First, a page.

Let \((\mathcal{M}, \mathcal{N}_{b})\)be a complete \(\mathcal{N}_{b}\)-cone metric space over a Banach algebra \(\mathcal{A}\)with the coefficient \(s\geq 4\)and \(\mathcal{P}\)be a solid cone in \(\mathcal{A}\). Let \(\alpha , \beta \in \mathcal{P}\)be generalized Lipschitz constants with \(\widehat{\rho }[\alpha +\beta ]<\frac{1}{s}\). Suppose that \(\mathcal{F}: \mathcal{M} \times \mathcal{M} \rightarrow \mathcal{M}\)is a \(\mathcal{T}\)-contraction where \(\mathcal{T} : \mathcal{M} \rightarrow \mathcal{M}\)is a surjective and one to one mapping that satisfies

$$ \mathcal{N}_{b}\bigl(\mathcal{T}\mathcal{F}(\rho , \varrho ),\mathcal{T} \mathcal{F}(\rho , \varrho ),\mathcal{T}\mathcal{F}(u, v) \bigr)\preceq \alpha \mathcal{N}_{b}(\mathcal{T}\rho ,\mathcal{T}\rho , \mathcal{T}u) + \beta \mathcal{N}_{b}(\mathcal{T}\varrho ,\mathcal{T} \varrho , \mathcal{T}v), $$
(6.1)

for all \(\rho ,\varrho ,u, v \in \mathcal{M}\). Then \(\mathcal{F}\)possesses a unique coupled fixed point \((\rho ^{*}, \varrho ^{*})\in \mathcal{M}\times \mathcal{M}\).

Proof

Let \(\rho _{0}\), \(\varrho _{0}\) be arbitrary points in \(\mathcal{M}\) and let

$$ \rho _{n+1} = \mathcal{F}(\rho _{n}, \varrho _{n})= \mathcal{F}^{n+1}( \rho _{0}, \varrho _{0}) \quad \text{and}\quad \varrho _{n+1} = \mathcal{F}( \varrho _{n}, \rho _{n})= \mathcal{F}^{n+1}(\varrho _{0}, \rho _{0}), $$

for all \(n \in \mathcal{N}\). Now according to (6.1), we have

$$\begin{aligned} \mathcal{N}_{b}(\mathcal{T}\rho _{n}, \mathcal{T}\rho _{n}, \mathcal{T}\rho _{n+1}) =& \mathcal{N}_{b}\bigl(\mathcal{T}\mathcal{F}( \rho _{n-1}, \varrho _{n-1}),\mathcal{T}\mathcal{F}(\rho _{n-1}, \varrho _{n-1}),\mathcal{T}\mathcal{F}(\rho _{n}, \varrho _{n})\bigr) \\ \preceq & \alpha \mathcal{N}_{b}(\mathcal{T}\rho _{n-1},\mathcal{T} \rho _{n-1},\mathcal{T}\rho _{n}) + \beta \mathcal{N}_{b}(\mathcal{T} \varrho _{n-1}, \mathcal{T}\varrho _{n-1},\mathcal{T}\varrho _{n}) \end{aligned}$$
(6.2)

and

$$\begin{aligned} \mathcal{N}_{b}(\mathcal{T}\varrho _{n}, \mathcal{T}\varrho _{n}, \mathcal{T}\varrho _{n+1}) =& \mathcal{N}_{b}\bigl(\mathcal{T} \mathcal{F}( \varrho _{n-1}, \rho _{n-1}),\mathcal{T}\mathcal{F}( \varrho _{n-1}, \rho _{n-1}),\mathcal{T}\mathcal{F}(\varrho _{n}, \rho _{n})\bigr) \\ \preceq & \alpha \mathcal{N}_{b}(\mathcal{T}\varrho _{n-1}, \mathcal{T}\varrho _{n-1},\mathcal{T}\varrho _{n}) + \beta \mathcal{N}_{b}(\mathcal{T}\rho _{n-1}, T\rho _{n-1},\mathcal{T}\rho _{n}). \end{aligned}$$
(6.3)

Let

$$ d_{n}=\mathcal{N}_{b}(\mathcal{T}\rho _{n}, \mathcal{T}\rho _{n}, \mathcal{T}\rho _{n+1})+ \mathcal{N}_{b}(\mathcal{T}\varrho _{n}, \mathcal{T}\varrho _{n} \mathcal{T}\varrho _{n+1}) $$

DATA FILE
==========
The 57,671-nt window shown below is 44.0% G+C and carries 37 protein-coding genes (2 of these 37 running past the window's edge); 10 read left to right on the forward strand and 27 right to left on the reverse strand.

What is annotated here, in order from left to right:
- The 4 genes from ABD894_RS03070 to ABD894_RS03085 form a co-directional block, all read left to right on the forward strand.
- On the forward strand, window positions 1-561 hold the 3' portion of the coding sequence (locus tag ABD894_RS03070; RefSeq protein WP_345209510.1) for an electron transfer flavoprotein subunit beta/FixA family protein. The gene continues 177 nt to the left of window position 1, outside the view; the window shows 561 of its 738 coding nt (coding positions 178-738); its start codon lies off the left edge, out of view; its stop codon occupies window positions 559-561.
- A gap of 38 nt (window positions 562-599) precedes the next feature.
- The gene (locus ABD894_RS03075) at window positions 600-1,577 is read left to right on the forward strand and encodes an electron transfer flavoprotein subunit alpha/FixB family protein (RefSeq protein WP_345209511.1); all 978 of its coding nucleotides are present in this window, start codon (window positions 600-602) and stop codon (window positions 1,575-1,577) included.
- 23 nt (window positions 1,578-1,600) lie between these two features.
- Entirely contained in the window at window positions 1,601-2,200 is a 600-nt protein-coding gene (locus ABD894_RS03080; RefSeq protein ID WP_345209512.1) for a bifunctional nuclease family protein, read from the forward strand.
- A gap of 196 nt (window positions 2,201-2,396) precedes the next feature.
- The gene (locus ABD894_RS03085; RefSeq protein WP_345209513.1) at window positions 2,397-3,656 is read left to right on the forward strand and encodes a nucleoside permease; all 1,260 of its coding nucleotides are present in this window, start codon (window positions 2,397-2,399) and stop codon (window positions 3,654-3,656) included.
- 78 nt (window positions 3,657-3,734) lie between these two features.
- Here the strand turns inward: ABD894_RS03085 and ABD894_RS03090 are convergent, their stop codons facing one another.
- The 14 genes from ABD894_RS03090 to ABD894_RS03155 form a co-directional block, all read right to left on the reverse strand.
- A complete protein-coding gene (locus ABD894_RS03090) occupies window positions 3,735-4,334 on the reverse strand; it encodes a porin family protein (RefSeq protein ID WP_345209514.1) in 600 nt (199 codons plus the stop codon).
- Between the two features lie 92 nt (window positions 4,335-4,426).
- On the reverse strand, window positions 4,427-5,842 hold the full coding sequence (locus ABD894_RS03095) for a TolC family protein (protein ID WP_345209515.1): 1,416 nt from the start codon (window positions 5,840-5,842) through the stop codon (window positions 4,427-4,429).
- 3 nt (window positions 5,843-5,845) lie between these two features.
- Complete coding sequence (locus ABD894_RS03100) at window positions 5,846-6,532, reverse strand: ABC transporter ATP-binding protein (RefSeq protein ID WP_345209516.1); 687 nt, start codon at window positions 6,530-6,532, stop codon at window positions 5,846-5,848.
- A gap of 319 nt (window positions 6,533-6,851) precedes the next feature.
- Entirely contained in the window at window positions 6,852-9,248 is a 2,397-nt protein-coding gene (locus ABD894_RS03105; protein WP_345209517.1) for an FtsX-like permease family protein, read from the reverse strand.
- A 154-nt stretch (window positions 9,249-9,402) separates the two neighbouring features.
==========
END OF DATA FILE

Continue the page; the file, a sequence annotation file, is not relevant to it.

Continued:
(6.4)

and \(h=\alpha +\beta \). From (6.2) and (6.3), we obtain \(d_{n} \preceq h d_{n-1}\), so

$$\begin{aligned} d_{n} \preceq & (\alpha + \beta )\bigl[\mathcal{N}_{b}( \mathcal{T}\rho _{n-1}, \mathcal{T}\rho _{n-1},\mathcal{T}\rho _{n}) + \mathcal{N}_{b}( \mathcal{T}\varrho _{n-1}, \mathcal{T}\varrho _{n-1},\mathcal{T} \varrho _{n})\bigr] \\ \preceq & (\alpha + \beta ) d_{n-1}\preceq h d_{n-1}, \end{aligned}$$

where \(h = \alpha + \beta \) such that \(\widehat{\rho } (h) < 1\). So

$$ d_{n} \preceq h d_{n-1} \preceq \cdots \preceq h^{n} d_{0}. $$
(6.5)

We assume that \(d_{0} > \theta \). Otherwise \((\rho _{0}, \varrho _{0})\) is a coupled fixed point of \(\mathcal{F}\). If \(m > n\), then we have

$$\begin{aligned}& \mathcal{N}_{b}(\mathcal{T}\rho _{n}, \mathcal{T}\rho _{n}, \mathcal{T}\rho _{m}) \\& \quad \preceq s\bigl[\mathcal{N}_{b}(\mathcal{T}\rho _{n},\mathcal{T}\rho _{n}, \mathcal{T}\rho _{n+1}) + \mathcal{N}_{b}(\mathcal{T}\rho _{n}, \mathcal{T}\rho _{n},\mathcal{T}\rho _{n+1}) +\mathcal{N}_{b}( \mathcal{T}\rho _{n+1},\mathcal{T}\rho _{n+1},\mathcal{T}\rho _{m})\bigr] \\& \quad \preceq 2s\mathcal{N}_{b}(\mathcal{T}\rho _{n},\mathcal{T}\rho _{n}, \mathcal{T}\rho _{n+1})+ s\mathcal{N}_{b}(\mathcal{T}\rho _{n+1}, \mathcal{T}\rho _{n+1},\mathcal{T}\rho _{m}) \\& \quad \preceq 2s\mathcal{N}_{b}(\mathcal{T}\rho _{n},\mathcal{T}\rho _{n}, \mathcal{T}\rho _{n+1}) \\& \quad\quad{} + s^{2}\bigl[2\mathcal{N}_{b}(\mathcal{T}\rho _{n+1}, \mathcal{T}\rho _{n+1},\mathcal{T}\rho _{n+2}) + \mathcal{N}_{b}( \mathcal{T}\rho _{n+2},\mathcal{T}\rho _{n+2},\mathcal{T}\rho _{m})\bigr] \\& \quad \vdots \\& \quad \preceq 2s\mathcal{N}_{b}(\mathcal{T}\rho _{n},\mathcal{T}\rho _{n}, \mathcal{T}\rho _{n+1})+ 2s^{2}\mathcal{N}_{b}(\mathcal{T}\rho _{n+1}, \mathcal{T}\rho _{n+1},\mathcal{T}\rho _{n+2}) \\& \quad \quad {} +\cdots +2s^{m-n-1}\mathcal{N}_{b}( \mathcal{T}\rho _{m-2}, \mathcal{T}\rho _{m-2},\mathcal{T}\rho _{m-1}) \\& \quad \quad {} +s^{m-n-1}\mathcal{N}_{b}(\mathcal{T} \rho _{m-1},\mathcal{T}\rho _{m-1}, \mathcal{T}\rho _{m}) \\& \quad \preceq 2s\mathcal{N}_{b}(\mathcal{T}\rho _{n},\mathcal{T}\rho _{n}, \mathcal{T}\rho _{n+1})+ 2s^{2}\mathcal{N}_{b}(\mathcal{T}\rho _{n+1}, \mathcal{T}\rho _{n+1},\mathcal{T}\rho _{n+2}) \\& \quad \quad {} +\cdots +2s^{m-n-1}\mathcal{N}_{b}( \mathcal{T}\rho _{m-2}, \mathcal{T}\rho _{m-2},\mathcal{T}\rho _{m-1}) \\& \quad \quad {} +2s^{m-n}\mathcal{N}_{b}( \mathcal{T}\rho _{m-1},\mathcal{T}\rho _{m-1}, \mathcal{T}\rho _{m}) \end{aligned}$$
(6.6)

and, similarly,

$$\begin{aligned}& \mathcal{N}_{b}(\mathcal{T}\varrho _{n}, \mathcal{T}\varrho _{n}, \mathcal{T}\varrho _{m}) \\& \quad \preceq 2s\mathcal{N}_{b}(\mathcal{T}\varrho _{n},\mathcal{T} \varrho _{n},\mathcal{T}\varrho _{n+1}) + 2s^{2}\mathcal{N}_{b}( \mathcal{T}\varrho _{n+1},\mathcal{T}\varrho _{n+1},\mathcal{T} \varrho _{n+2}) \\& \quad\quad {} +\cdots +2s^{m-n-1}\mathcal{N}_{b}( \mathcal{T}\varrho _{m-2}, \mathcal{T}\varrho _{m-2},\mathcal{T} \varrho _{m-1}) \\& \quad\quad {} +2s^{m-n}\mathcal{N}_{b}(\mathcal{T} \varrho _{m-1},\mathcal{T} \varrho _{m-1},\mathcal{T}\varrho _{m}). \end{aligned}$$
(6.7)

From (6.5), (6.6) and (6.7), we obtain